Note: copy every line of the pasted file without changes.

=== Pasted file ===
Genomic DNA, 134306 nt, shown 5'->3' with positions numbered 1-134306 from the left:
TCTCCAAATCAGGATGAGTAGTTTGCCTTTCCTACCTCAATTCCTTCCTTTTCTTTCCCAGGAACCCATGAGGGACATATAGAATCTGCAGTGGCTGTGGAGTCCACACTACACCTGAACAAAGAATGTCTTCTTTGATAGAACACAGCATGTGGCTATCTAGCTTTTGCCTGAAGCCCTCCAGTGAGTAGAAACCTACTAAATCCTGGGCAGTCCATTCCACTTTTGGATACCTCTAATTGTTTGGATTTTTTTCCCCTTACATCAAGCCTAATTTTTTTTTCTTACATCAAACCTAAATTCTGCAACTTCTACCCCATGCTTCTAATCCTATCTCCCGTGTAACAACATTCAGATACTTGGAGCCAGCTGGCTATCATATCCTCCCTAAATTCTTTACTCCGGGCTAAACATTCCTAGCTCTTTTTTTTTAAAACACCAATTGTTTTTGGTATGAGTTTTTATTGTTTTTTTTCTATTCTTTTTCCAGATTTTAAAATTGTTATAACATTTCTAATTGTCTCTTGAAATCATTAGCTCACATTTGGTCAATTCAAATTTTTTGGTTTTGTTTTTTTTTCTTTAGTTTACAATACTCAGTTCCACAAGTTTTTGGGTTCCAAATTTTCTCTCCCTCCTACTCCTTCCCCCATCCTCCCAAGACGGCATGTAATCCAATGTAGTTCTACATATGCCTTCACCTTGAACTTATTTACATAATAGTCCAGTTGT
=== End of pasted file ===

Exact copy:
Genomic DNA, 134306 nt, shown 5'->3' with positions numbered 1-134306 from the left:
TCTCCAAATCAGGATGAGTAGTTTGCCTTTCCTACCTCAATTCCTTCCTTTTCTTTCCCAGGAACCCATGAGGGACATATAGAATCTGCAGTGGCTGTGGAGTCCACACTACACCTGAACAAAGAATGTCTTCTTTGATAGAACACAGCATGTGGCTATCTAGCTTTTGCCTGAAGCCCTCCAGTGAGTAGAAACCTACTAAATCCTGGGCAGTCCATTCCACTTTTGGATACCTCTAATTGTTTGGATTTTTTTCCCCTTACATCAAGCCTAATTTTTTTTTCTTACATCAAACCTAAATTCTGCAACTTCTACCCCATGCTTCTAATCCTATCTCCCGTGTAACAACATTCAGATACTTGGAGCCAGCTGGCTATCATATCCTCCCTAAATTCTTTACTCCGGGCTAAACATTCCTAGCTCTTTTTTTTTAAAACACCAATTGTTTTTGGTATGAGTTTTTATTGTTTTTTTTCTATTCTTTTTCCAGATTTTAAAATTGTTATAACATTTCTAATTGTCTCTTGAAATCATTAGCTCACATTTGGTCAATTCAAATTTTTTGGTTTTGTTTTTTTTTCTTTAGTTTACAATACTCAGTTCCACAAGTTTTTGGGTTCCAAATTTTCTCTCCCTCCTACTCCTTCCCCCATCCTCCCAAGACGGCATGTAATCCAATGTAGTTCTACATATGCCTTCACCTTGAACTTATTTACATAATAGTCCAGTTGT